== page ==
There is an old adage used to indicate a superfluous activity, it likens the act to carrying coals to Newcastle. Newcastle is a coal-rich area in England, so why would anyone bring more.
A recent piece in the New York Times illustrates a variation on the coals to Newcastle concept. Not coal in this case, but oil. Not Newcastle but Venezuela. The oil-rich South American country is now, paradoxically, buying oil from the United States. Not that Venezuela has exhausted its oil reserves, but the process of drilling for and refining the crude has come to a screeching halt for reasons that run the gamut from mismanagement to vandalism to corruption. Should the country’s oil production continue to be stalled, the world will feel the pinch at the gas pumps.
In the article Helima Croft, the chief commodity strategist for the Royal Bank of Canada states “A collapse in Venezuela would be an accelerator for oil prices; it would be a total shock. This country is literally imploding.” She added that currently “There is no oil producer that is falling apart as fast as or as dramatically as Venezuela.”
I have in-laws living in Venezuela who provide me first-hand accounts of the chaos, the implosion, that has befallen their beautiful country. Staples including milk, bread, and over-the-counter medications are either not available or are in such short supply that long lines form outside stores in Caracas. Thousands of Venezuelans cross the border into Colombia when possible to stock-up on basics such as toilet paper and flour.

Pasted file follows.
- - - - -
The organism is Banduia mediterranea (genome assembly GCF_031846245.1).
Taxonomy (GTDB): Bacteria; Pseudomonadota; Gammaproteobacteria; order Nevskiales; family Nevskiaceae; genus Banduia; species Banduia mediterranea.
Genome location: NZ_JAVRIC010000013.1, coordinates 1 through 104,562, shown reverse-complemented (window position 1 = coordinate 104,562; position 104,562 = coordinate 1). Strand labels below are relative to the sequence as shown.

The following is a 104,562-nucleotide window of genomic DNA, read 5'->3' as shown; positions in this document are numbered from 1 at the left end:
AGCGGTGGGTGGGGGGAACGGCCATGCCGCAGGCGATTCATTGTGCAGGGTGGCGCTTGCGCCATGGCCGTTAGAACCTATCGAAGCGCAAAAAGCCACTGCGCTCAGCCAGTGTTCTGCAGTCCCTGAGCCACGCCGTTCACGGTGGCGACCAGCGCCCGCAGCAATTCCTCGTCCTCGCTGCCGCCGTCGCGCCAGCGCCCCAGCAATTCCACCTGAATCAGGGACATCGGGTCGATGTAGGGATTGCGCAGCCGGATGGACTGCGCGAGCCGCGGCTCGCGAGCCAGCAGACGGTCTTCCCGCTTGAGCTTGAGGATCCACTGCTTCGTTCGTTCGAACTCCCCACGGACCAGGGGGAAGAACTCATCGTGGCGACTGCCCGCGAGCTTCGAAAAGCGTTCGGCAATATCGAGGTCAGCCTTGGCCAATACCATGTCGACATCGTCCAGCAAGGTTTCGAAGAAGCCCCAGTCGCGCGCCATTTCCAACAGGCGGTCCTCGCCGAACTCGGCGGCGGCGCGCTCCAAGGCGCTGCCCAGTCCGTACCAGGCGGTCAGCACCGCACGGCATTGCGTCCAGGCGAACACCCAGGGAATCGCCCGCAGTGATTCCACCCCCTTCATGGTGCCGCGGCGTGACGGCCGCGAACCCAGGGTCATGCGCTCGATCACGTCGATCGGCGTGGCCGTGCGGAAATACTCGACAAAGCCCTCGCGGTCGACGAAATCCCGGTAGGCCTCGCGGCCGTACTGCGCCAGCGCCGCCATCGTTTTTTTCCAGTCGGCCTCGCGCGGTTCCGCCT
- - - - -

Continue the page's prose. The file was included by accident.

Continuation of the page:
Opposition-led protests draw hundreds of thousands to the streets, but fall on the deaf ears of the government. Faith in the electoral system has been eroded by numerous dodgy votes. Shady voter registration and old fashioned ballot-box shenanigans have instilled a sense of severe distrust in the democratic process.
For many living there the anger and frustration are creating a feeling of living on a powder-keg that will, unless radical change is implemented soon, explode. Here’s hoping a peaceful solution can be arrived at, but I fear the time may have passed for that.